By Melissa Lauber
Village Life Theme Artist
"Life is bad," a man once told the philosopher Voltaire, who simply replied, "Yes? compared to what?"
Many in the U.S. media readily embrace Voltaire's retort as they find themselves under an almost daily barage of curses, complaints and crisis.
According to a 1995, Gallup Public Confidence Poll, only 29 percent of Americans express "a great deal" or "quite a lot" of confidence in newspapers, down from 51 percent in 1979. A Wall Street Journal poll confirmed these findings, with only 21 percent of respondents rating the news media "very" or "mostly honest."
A recent Time/CNN poll found that 75 percent of the respondents agreed that the news media is "too sensationalistic," 63 percent called it "too negative," and 73 percent were "skeptical about the accuracy."
And perhaps most startling, a Times Mirror poll found that 71 percent of Americans believe that "the news media get in the way of society solving its problems."
But the criticism does not stop at the pressroom's doors. On Dec. 4, Mike Wallace, co-editor of "60 Minutes," delivered the Frank E. Gannett lecture at the Media Studies Center in New York. "Criticism of the press, is nothing new," Wallace said. "What is new is the intensity and the volume of criticism that's coming from within the press itself... In our once-romantic profession, the trenchcoat has been replaced by the hairshirt. And its scratch hurts more today."
Wallace cited the recent New York Times headline, "News as the Enemy of Hope," and quoted US News and World Report's comments: "the public these days does not merely dislike the press - it hates the press."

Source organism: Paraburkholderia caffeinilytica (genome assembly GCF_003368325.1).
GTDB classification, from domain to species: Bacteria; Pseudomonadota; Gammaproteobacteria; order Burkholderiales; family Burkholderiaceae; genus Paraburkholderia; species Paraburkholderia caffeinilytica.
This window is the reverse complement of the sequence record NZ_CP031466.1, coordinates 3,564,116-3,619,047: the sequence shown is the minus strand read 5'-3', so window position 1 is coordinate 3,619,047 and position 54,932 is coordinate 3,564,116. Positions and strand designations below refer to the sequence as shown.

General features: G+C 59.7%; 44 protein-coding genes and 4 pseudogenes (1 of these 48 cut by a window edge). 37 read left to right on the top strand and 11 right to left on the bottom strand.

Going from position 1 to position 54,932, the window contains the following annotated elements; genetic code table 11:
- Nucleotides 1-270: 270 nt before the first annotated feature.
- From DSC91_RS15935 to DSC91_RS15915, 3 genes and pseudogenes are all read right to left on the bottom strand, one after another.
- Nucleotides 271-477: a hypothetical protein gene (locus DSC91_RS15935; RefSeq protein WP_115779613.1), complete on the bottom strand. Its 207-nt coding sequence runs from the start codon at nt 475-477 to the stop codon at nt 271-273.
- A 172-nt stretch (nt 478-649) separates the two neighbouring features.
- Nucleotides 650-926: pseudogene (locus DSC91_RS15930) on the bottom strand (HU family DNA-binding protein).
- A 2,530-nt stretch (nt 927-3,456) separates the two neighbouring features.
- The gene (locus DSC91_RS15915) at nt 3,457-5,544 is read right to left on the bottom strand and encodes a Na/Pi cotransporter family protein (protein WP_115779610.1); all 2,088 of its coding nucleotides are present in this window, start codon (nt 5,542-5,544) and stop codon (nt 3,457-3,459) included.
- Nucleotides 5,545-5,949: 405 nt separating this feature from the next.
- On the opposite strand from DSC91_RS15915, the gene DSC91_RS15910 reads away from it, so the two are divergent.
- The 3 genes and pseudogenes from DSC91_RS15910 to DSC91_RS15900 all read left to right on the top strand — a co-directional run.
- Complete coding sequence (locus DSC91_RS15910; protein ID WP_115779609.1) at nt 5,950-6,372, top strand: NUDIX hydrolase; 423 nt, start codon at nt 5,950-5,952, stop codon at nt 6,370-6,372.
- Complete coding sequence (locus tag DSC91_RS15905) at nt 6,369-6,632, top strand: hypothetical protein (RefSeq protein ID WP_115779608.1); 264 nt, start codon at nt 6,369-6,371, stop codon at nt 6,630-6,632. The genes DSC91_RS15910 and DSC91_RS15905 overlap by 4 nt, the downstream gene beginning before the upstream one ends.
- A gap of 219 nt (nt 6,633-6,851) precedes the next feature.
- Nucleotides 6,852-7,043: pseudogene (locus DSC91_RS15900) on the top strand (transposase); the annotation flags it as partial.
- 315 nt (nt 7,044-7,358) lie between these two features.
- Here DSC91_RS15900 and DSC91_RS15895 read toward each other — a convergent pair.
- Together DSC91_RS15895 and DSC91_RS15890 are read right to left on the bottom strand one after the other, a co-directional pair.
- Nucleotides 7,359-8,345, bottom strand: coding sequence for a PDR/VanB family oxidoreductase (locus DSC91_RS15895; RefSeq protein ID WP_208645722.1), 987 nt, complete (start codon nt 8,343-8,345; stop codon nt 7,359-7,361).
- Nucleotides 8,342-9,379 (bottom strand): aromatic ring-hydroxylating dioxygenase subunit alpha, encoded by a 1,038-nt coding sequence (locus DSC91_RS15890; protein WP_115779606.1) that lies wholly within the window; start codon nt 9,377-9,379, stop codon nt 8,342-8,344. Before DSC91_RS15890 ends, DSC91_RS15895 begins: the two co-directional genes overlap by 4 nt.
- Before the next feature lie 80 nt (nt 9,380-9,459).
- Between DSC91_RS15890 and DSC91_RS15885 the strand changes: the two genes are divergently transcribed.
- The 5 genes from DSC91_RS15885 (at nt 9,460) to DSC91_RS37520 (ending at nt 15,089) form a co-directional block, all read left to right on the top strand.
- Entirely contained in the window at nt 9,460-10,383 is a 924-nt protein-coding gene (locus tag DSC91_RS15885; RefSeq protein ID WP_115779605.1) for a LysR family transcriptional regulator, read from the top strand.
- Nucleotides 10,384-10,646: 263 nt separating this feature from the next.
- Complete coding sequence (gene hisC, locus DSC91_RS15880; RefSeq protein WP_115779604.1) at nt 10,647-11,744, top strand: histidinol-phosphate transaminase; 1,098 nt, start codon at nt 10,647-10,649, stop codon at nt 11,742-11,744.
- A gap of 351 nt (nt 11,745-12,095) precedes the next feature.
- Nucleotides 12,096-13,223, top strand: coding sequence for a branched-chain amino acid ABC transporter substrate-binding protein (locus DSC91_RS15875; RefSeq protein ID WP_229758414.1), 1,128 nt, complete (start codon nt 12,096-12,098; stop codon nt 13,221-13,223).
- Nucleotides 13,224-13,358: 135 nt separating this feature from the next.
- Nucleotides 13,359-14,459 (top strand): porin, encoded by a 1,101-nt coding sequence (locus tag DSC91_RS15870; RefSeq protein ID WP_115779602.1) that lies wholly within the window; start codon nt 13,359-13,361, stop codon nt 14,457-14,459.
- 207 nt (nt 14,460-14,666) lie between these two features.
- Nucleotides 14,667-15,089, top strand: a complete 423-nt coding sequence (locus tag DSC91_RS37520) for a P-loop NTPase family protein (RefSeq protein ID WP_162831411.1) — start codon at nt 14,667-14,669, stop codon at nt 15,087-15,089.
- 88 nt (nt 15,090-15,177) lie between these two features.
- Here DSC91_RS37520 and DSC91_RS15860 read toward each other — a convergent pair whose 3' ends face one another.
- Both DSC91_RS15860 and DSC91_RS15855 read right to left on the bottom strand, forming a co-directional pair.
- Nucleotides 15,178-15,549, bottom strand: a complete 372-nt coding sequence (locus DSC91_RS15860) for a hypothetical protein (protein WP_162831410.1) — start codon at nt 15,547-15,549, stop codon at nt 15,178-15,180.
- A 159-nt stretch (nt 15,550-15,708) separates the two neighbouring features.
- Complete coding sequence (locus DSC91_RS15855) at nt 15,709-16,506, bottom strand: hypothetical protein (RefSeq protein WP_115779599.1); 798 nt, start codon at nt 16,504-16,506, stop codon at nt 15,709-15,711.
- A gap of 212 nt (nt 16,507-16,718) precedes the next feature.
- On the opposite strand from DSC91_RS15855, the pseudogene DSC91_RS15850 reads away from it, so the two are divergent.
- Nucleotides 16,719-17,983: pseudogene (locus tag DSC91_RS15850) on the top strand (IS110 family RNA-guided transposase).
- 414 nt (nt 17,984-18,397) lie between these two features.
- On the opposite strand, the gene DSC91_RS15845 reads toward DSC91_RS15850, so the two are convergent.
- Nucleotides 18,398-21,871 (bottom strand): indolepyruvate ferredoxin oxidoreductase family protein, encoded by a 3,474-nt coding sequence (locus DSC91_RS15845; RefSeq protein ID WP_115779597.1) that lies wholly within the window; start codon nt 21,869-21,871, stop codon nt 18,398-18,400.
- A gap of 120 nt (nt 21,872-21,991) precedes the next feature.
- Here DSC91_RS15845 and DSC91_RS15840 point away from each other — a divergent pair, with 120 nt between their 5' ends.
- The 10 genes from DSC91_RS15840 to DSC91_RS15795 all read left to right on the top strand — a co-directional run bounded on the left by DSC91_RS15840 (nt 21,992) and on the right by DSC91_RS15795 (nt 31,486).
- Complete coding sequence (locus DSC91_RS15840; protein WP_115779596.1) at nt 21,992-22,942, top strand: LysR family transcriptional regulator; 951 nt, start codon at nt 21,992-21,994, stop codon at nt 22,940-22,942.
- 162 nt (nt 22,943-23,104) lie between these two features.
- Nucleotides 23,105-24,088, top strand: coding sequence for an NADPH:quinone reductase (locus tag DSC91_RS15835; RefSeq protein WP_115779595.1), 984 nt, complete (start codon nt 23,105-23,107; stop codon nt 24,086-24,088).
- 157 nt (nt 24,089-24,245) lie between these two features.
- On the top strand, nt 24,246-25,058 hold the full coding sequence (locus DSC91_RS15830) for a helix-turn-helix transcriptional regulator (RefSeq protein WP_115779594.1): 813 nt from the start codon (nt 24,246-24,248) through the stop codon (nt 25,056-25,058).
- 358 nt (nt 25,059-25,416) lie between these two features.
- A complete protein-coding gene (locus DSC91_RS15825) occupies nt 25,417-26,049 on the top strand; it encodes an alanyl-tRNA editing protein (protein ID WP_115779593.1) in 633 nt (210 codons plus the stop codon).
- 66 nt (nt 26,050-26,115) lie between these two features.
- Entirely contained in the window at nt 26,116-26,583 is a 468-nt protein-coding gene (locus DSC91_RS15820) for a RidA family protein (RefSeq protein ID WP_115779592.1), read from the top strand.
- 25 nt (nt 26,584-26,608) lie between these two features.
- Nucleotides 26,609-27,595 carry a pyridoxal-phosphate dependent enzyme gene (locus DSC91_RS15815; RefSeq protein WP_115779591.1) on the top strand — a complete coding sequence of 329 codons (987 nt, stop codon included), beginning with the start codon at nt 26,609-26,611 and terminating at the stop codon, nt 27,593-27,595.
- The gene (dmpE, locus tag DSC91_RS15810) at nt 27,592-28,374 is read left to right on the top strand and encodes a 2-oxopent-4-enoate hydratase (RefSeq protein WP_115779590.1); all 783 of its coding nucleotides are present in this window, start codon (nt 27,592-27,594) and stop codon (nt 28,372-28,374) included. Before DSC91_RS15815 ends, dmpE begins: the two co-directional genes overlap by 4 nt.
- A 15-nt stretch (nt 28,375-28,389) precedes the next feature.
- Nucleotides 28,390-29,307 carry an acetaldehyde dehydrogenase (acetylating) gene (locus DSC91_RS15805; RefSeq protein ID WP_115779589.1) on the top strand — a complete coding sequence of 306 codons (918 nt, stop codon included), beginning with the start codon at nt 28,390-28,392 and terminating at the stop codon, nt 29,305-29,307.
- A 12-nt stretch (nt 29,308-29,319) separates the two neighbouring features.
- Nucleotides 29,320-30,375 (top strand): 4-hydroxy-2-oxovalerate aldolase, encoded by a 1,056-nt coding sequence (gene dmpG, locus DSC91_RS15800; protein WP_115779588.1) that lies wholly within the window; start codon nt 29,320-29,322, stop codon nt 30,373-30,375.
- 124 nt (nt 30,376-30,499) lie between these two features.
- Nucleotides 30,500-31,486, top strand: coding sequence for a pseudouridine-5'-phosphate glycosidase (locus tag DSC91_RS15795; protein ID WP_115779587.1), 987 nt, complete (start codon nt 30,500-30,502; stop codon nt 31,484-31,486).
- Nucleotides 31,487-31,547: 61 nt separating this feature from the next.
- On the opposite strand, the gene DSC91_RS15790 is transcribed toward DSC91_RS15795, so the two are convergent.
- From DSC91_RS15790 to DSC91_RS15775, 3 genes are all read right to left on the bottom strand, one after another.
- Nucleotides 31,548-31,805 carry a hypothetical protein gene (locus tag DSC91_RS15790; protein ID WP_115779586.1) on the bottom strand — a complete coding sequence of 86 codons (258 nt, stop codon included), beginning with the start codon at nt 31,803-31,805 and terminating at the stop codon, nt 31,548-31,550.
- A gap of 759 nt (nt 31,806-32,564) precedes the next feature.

For some people, the continual, daily and detailed coverage of the O.J. Simpson trial in California is one indicator of the problems facing the media. Almost every major U.S. daily has referred to these proceedings, at one time or another, as "a media circus." But they continue to juggle ongoing news reports from the courtroom throughout their pages.
The Center for People and the Press reports that fewer than one-quarter of Americans are still interested in the trial and many editors report being "privately dismayed" that an event of such "marginal sigificance" receives such comprehensive coverage. It is, they report, the competition that makes them run the stories.
It is also, said Geneva Overholser, ombudsman for The Washington Post, a matter of pubic interest. "What stories are covered is always a subjective notion," she said.
"But if there's a major trial, it will be covered. While I do not represent the decisons of the Post, I do know that every paper tries to choose their stories based on the importance of the happening and the degree of interest and unusualness. They try to gather a mix of stories that reflects the world around you."
As for only covering the bad news, Overholser said, "news is often defined by what is unusual. Happily enough, the bad, in our society, is still unusual."
For Frances Moore Lappe, editor-in-chief of the American News Service, all the findings about how people view the media simply mean "that for most people, it's easier to kill the messenger- the bearer of bad news - than it is to actually confront the bad news itself.
"When people tell me they don't read the paper any more because it's filled with bad news, I say, 'fine, that's your choice. Just don't blame journalists. Blame life in this messed up society - blame reality.'"
Although they insist that, by its nature, breaking news is often shocking and bad, and must be covered because of its impact on people's lives, both Overholser and Lappe also believe that the media must begin to rethink the way that news is gathered.
Rather than focusing on reporting "from the top down," the press must "widen its lense" to recognize that the most important newsmakers are not always the best sources. Often, change that occurs on grass roots level, must also be covered with integrity in the press, they said.
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